A.N. Wilson is an English writer and commentator. He has written a series of books explaining Britain's history, memorable biographies,
and a series of novels. This nonfiction book, Our Times, covers the time period from the ascension of Queen Elizabeth II in 1953 to the present. While it is set during her reign, this is not a biography of the Queen; she is not even a main focus of the book.
The focus is a wide survey of all that makes up Britain. Each political faction and leader during this time period is portrayed, with their rise to fame and their accomplishments and shortcomings explored. The book also covers other areas of British life. Britain's role on the world stage is covered as well as its waning influence in world affairs. The economic life of the country is explored with a realization that the country is currently in better shape than the years after the World Wars, when Britain was brought to poverty by the enormous amount of money and lives that it took to be victorious. The loss of the colonies and the end of the British Empire has occurred, and the focus of the economy has shifted from manufacturing to technology and science.
There are chapters that explore the Irish rebellion and the world of the IRA. Unions and the breaking of the coal miners strike is a topic covered in depth. There are chapters on literature, the rise of rock music, changing sexual mores, and women's liberation. The changes that have occurred with the rise of immigrants from Middle Eastern and Asian countries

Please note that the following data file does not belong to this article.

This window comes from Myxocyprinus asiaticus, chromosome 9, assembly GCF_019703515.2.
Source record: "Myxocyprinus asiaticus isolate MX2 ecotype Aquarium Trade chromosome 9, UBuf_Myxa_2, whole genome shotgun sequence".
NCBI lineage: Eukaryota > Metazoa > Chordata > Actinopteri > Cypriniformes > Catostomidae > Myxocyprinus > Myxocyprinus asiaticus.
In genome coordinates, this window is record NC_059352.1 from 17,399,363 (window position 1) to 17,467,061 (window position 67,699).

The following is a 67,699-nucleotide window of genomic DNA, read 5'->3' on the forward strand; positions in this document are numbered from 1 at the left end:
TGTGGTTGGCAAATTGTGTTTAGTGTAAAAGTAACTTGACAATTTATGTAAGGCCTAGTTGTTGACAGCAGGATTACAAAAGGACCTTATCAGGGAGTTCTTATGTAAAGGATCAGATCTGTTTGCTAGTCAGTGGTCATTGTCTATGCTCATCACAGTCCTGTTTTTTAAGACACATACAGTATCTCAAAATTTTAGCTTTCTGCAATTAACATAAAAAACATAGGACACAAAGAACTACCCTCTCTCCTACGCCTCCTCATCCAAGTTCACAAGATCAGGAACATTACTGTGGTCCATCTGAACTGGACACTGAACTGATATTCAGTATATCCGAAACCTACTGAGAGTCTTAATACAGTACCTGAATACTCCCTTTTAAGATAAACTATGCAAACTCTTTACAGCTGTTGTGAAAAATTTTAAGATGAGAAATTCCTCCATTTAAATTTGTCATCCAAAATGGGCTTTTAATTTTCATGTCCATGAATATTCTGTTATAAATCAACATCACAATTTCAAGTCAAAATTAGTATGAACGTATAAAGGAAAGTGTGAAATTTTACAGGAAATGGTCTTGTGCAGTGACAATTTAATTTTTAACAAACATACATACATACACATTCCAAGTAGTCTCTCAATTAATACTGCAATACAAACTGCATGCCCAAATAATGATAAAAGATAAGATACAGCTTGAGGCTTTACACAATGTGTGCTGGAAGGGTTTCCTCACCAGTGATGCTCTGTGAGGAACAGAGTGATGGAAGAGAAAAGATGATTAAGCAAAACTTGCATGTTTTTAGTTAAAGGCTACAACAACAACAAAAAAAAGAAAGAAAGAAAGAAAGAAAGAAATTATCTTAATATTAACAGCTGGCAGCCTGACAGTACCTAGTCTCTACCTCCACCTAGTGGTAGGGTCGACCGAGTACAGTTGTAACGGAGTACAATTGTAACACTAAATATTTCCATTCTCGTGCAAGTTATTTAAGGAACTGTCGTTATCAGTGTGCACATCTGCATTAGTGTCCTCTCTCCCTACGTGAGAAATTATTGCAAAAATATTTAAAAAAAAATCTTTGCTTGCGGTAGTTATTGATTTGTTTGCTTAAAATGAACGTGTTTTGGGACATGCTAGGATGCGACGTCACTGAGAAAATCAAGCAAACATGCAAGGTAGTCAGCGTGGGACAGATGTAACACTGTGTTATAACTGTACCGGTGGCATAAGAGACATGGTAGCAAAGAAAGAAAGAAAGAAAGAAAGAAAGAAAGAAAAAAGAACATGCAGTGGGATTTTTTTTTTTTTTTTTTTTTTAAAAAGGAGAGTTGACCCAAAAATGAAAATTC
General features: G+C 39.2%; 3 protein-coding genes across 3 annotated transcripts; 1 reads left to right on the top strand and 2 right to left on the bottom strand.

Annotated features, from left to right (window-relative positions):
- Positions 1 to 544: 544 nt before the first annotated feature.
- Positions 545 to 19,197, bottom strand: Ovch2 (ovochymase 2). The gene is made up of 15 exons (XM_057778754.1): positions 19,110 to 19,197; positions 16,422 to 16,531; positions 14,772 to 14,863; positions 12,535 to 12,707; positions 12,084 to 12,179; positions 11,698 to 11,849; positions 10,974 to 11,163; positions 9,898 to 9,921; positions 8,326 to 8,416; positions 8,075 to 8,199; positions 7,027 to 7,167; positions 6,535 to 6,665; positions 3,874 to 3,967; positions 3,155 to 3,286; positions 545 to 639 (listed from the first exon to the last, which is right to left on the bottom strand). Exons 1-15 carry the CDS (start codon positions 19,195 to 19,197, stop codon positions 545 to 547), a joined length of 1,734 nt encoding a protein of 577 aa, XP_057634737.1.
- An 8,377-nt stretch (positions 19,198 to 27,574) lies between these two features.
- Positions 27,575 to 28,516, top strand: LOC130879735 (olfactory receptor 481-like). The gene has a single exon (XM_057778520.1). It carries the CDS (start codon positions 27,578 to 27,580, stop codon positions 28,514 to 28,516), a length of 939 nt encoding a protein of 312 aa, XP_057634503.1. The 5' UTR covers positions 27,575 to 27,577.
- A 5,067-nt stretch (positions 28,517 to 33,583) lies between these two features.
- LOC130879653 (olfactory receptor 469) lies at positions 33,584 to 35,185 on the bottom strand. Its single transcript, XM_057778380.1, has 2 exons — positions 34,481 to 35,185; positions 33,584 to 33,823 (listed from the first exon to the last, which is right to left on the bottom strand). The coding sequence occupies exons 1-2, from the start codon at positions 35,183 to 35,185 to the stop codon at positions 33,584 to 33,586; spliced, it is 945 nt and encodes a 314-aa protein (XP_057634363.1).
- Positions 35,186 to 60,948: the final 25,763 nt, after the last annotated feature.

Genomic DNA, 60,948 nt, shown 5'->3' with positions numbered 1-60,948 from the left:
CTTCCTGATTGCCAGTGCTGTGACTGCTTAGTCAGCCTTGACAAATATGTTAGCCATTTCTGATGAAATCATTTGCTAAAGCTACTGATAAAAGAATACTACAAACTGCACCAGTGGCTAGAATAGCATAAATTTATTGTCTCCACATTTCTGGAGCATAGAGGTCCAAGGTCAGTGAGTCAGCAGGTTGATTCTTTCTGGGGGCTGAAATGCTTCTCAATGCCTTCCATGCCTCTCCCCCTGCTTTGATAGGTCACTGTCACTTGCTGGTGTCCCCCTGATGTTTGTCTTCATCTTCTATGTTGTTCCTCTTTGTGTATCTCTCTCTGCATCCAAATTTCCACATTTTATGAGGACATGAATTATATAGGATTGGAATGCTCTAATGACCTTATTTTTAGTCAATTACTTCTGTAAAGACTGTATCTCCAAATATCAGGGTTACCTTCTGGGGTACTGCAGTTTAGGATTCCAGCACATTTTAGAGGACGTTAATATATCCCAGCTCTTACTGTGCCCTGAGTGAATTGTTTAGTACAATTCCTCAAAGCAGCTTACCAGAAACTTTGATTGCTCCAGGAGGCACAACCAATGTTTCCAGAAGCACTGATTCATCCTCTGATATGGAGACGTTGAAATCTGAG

are covered. The book ends with a highly relevant look at the rise of militant Islam and how it will affect all our lives going forward. Although the book is focused on the period of Queen Elizabeth's reign, the royal family is not a main focus
(although there is a chapter on the story of Princess Charles and Princess Diana).
As an American, it is interesting to see how the English view their world and the world around them. The focus is not on America, but the inevitable influence of the American culture is discussed in depth. We don't come off that well, but then again, A.N. Wilson seems to not think that well of anyone. His sharp, witty exposure of various persons and their motivations for their actions on the world stage is cutting and sometimes malicious.
A.N. Wilson was educated at Oxford. Although he was originally intent on joining the religious life, he later became an atheist and spent thirty years mocking religion. In his later years, he has returned to religion and now uses his sharp pen to jab those who are against religion. His writing has won accolades. In 1988, he won the Whitbread Award for best biography and has written biographies on C.S. Lewis, Walter Scott, Hilaire Bellloc, Tolstoy, and Iris Murdoch. In 2009, his novel
Winnie and Wolf was longlisted for the Man Booker Prize in literature. This book is part of a three-part history of Britain. The others in the trilogy are
The Victorians and After The Victorians. This book is recommended for history readers.